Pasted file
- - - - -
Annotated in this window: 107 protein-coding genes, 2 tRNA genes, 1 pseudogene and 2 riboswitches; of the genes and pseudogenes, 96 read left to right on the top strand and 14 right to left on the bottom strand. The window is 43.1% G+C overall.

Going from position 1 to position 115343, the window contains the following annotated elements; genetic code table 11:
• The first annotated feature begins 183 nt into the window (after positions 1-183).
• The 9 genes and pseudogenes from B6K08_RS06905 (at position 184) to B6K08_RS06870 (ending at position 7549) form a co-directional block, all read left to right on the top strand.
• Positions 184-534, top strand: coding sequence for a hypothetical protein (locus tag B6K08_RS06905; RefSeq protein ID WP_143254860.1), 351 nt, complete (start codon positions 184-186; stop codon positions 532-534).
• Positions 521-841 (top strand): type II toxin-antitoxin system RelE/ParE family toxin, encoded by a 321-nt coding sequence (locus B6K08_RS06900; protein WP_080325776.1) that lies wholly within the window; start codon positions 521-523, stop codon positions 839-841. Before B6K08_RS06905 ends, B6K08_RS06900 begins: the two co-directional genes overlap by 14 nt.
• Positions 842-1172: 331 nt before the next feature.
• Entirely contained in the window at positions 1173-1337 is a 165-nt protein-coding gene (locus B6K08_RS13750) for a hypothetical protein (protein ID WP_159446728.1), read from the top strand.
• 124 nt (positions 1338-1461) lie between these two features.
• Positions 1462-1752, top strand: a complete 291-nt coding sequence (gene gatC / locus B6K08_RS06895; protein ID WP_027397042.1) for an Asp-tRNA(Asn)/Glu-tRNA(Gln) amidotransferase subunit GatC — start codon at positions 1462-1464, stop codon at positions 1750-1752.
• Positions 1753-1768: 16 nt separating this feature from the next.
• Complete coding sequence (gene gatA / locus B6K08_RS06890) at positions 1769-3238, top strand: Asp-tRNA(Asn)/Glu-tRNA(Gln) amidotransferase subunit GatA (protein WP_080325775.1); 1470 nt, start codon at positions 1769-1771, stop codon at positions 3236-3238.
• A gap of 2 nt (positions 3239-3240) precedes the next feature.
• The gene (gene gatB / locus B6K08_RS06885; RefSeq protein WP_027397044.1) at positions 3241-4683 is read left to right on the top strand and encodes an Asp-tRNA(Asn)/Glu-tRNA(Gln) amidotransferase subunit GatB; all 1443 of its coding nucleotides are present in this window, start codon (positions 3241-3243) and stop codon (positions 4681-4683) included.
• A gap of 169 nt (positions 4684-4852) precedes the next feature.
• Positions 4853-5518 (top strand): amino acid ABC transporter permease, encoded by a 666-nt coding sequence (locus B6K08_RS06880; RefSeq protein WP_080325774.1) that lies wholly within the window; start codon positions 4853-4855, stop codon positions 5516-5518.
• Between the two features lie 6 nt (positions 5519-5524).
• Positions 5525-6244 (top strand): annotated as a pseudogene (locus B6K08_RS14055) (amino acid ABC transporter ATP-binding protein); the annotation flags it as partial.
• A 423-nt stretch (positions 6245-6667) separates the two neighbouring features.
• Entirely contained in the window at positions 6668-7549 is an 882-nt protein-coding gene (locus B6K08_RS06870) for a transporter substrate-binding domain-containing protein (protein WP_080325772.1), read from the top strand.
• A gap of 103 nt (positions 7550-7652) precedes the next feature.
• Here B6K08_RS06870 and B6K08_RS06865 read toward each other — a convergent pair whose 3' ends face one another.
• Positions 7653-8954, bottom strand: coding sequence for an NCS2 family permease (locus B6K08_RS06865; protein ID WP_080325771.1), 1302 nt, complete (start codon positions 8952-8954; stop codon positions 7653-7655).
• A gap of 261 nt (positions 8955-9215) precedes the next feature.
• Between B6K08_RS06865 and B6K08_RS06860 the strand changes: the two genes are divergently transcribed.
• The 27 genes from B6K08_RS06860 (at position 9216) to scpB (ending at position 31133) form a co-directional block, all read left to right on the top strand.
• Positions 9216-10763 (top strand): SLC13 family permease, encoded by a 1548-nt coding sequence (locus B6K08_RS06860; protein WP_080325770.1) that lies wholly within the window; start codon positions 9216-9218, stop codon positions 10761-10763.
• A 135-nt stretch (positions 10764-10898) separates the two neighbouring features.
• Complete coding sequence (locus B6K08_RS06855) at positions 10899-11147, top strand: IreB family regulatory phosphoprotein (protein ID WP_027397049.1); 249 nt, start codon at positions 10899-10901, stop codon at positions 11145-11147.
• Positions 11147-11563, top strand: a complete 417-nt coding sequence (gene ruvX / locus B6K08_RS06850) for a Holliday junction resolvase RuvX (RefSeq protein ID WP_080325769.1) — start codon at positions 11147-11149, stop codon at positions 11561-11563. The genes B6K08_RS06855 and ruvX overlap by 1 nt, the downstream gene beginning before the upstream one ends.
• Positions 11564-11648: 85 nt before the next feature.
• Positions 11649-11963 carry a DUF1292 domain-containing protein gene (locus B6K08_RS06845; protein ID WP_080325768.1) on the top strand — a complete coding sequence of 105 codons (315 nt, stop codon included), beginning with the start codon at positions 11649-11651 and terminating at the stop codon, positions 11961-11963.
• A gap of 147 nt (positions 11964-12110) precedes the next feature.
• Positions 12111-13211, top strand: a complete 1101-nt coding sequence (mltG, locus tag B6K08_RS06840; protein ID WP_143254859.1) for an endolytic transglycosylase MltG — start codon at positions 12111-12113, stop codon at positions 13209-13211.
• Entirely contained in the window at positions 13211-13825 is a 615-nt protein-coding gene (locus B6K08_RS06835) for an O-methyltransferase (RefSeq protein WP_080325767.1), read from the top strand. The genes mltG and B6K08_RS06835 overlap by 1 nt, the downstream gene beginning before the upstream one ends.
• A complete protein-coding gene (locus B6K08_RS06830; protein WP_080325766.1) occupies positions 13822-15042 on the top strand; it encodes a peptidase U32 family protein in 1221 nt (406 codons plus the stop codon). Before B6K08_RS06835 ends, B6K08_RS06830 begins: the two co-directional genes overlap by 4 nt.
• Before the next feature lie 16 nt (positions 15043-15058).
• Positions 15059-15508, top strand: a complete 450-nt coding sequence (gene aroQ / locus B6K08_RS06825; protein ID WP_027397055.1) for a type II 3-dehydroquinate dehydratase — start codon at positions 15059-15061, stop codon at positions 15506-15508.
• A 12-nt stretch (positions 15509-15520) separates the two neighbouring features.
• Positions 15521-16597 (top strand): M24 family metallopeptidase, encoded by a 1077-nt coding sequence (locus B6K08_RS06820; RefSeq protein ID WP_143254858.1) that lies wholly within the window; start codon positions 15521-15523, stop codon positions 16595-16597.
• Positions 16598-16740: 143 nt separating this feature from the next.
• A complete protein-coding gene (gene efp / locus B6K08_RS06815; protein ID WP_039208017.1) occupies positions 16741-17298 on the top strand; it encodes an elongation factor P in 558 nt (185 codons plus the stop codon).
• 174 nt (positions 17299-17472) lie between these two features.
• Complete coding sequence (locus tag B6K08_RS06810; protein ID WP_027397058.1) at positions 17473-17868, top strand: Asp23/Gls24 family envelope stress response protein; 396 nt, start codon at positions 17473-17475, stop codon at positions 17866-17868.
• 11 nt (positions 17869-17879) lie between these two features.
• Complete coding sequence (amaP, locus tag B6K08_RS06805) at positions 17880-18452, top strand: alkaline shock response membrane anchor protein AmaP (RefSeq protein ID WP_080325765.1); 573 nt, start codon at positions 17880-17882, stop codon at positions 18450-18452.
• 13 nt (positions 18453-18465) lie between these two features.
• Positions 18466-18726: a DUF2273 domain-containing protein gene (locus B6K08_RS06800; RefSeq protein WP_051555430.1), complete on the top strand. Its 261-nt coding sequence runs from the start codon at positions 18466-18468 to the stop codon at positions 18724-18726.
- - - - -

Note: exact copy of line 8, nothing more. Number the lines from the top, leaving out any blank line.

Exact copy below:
• Entirely contained in the window at positions 1173-1337 is a 165-nt protein-coding gene (locus B6K08_RS13750) for a hypothetical protein (protein ID WP_159446728.1), read from the top strand.